Call for entries open for BuzzInContent Awards 2020 Enter Now

Best Media Info

Editor’s Picks
BuzzInContent Awards

How brands can protect themselves from counterfeit products

Counterfeits have become a major challenge for brands on both online and offline platforms. Fake products are harming the brand’s reputation and consumer interest in equal measure while causing huge losses. finds out how brands are taking on the counterfeit challenge

India's counterfeit products industry is growing nearly four times faster than the original brands and causing a loss of more than Rs one lakh crore to the companies. The industry, which was predominantly offline until a few years ago is now growing rapidly on the back of India's e-commerce revolution, making it simpler for consumers to buy.

Among various factors that are leading to the growth of this market, which is causing harm to both the brands and consumers, is one significant rationale — people are willingly buying fake products over the authentic ones.  As Alibaba’s Jack Ma once said that the problem is that fake products today make better quality, better prices than the real product.


While consumers do understand the quality of an original Adidas or of a pass-off, and with brand awareness campaigns like Bisleri’s ‘HarPaaniKiBottleBisleriNahin’, what could possibly force a customer to opt for a counterfeit not minding the quality? spoke with brands and agencies to understand if that holds the truth in willful counterfeiting and what a brand perhaps can do in such a case. They discuss how a brand should construct its communications and other strategies, making it counterfeit-proof.

Shashank Sharma

“Fact is that if the basic functional requirements and some symbolic value are achieved, consumers can be lured into the willful purchase of counterfeit products. Counterfeiting is often viewed as a victimless crime. They see it as a ‘great deal’, especially with respect to luxury goods that are perceived to be overpriced. The customers’ attraction towards these counterfeits is directly proportional to the price of these products and the huge discounts that these fake products can offer,” said Shashank Sharma, Principal FMCG, DAN Consult.

A lot of factories that have been manufacturing products for major global brands for a very long time are now highly skilled to make imitation and counterfeit products. OEMs (Other Equipment Manufacturer) are able to manufacture decent quality products at a lower cost and sell at a significantly lower price since they don’t need to invest behind research and development or brand building.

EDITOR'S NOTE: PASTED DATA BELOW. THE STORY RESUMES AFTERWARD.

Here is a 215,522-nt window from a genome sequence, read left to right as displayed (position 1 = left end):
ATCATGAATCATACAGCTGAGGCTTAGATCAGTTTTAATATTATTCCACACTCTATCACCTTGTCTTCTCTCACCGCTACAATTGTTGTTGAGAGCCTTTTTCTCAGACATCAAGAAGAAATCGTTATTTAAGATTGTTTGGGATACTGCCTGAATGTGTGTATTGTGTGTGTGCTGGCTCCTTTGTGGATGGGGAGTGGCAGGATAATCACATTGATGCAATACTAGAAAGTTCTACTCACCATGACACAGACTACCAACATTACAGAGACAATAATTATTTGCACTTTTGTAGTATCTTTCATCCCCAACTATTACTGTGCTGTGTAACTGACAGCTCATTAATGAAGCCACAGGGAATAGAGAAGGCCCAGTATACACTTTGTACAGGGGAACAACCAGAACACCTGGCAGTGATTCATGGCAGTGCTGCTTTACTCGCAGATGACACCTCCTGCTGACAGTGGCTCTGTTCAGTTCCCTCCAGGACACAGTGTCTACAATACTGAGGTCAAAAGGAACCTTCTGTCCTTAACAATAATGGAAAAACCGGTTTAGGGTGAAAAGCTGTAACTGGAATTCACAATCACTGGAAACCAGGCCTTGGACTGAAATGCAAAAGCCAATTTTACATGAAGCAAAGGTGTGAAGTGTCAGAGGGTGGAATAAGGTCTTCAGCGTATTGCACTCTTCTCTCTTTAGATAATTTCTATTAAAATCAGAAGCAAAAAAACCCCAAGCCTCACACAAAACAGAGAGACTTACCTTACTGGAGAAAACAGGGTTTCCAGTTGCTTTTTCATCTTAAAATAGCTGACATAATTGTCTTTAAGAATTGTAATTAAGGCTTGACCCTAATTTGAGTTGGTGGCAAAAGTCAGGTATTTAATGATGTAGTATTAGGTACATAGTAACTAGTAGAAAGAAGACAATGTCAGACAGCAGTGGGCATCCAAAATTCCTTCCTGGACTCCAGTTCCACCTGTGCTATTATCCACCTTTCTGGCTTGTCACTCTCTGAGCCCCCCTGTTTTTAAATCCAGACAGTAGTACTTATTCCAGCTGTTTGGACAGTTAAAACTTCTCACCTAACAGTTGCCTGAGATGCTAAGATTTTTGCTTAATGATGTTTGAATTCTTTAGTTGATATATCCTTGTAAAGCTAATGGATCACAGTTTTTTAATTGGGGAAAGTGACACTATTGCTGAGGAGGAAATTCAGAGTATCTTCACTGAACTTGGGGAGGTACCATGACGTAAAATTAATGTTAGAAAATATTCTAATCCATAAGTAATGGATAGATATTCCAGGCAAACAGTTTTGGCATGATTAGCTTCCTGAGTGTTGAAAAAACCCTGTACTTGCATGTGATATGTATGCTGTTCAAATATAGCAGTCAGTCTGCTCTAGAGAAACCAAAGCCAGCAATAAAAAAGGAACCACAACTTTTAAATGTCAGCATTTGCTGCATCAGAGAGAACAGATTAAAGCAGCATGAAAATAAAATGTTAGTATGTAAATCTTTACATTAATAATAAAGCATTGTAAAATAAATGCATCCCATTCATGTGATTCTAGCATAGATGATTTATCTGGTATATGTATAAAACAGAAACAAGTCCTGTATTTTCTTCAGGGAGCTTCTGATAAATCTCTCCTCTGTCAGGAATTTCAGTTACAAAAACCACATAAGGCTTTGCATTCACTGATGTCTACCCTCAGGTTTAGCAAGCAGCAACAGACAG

BK Rao

BK Rao, Sr. Category Head Marketing, Parle Products, said, “Wilful counterfeiting means there is a lacuna in the brand itself. That means the original brand is somewhere weak. That is why a consumer is willing to go for a fake product. The brand hasn’t made itself counterfeit-proof and there is an opportunity for the brand to address and to fulfil that consumer need gap in terms of pricing, distribution and manufacturing.”

Rao explained how the brand for such a low-involvement product such as Parle G biscuits made it available across the retailers with pricing so dynamic that did not leave any gap for the pass-offs. 

Mansoor Ali

“Controlling ‘willful counterfeiting’ is a tricky situation as here the consumers may indulge in purchasing a fake product due to lower pricing. To combat such scenarios, we need to come up with stringent laws where the trade selling the product and consumers are fined heavily. The laws should be made known to the public through seminars along with educating them on the adverse effects of ‘wilful counterfeiting’,” said Mansoor Ali, Chief Sales and Marketing Officer, Hamdard.

Sharma added, “This needs a huge public awareness drive to inform consumers and challenge their perception of counterfeiting as a harmless activity by exposing the worldwide economic and social cost of intellectual property crime.”

Although these manufacturers may be able to produce goods at a lower cost, they lack a seamless offline sales channels and their reach is quite limited. However, with the option of online selling opening up and with the direct marketing power of the internet, these counterfeiters don’t need to rely on international brand names to generate profit. So online and e-commerce have certainly contributed to the rise in fake goods.

Has e-commerce aided the rise of fake products industry 

“I don’t think it’s a coincidence that a rise in e-commerce in the last few years has coincided with the sharpest growth in fake goods across industries. In a recent survey, about 29% consumers said that they had received a counterfeit product from one of the leading e-commerce players in India in the last one year. Since the ‘marketplace’ format of the likes of Flipkart and Amazon facilitates trade between sellers and buyers, these online retailers are not very well-placed to control this problem either,” said Sharma.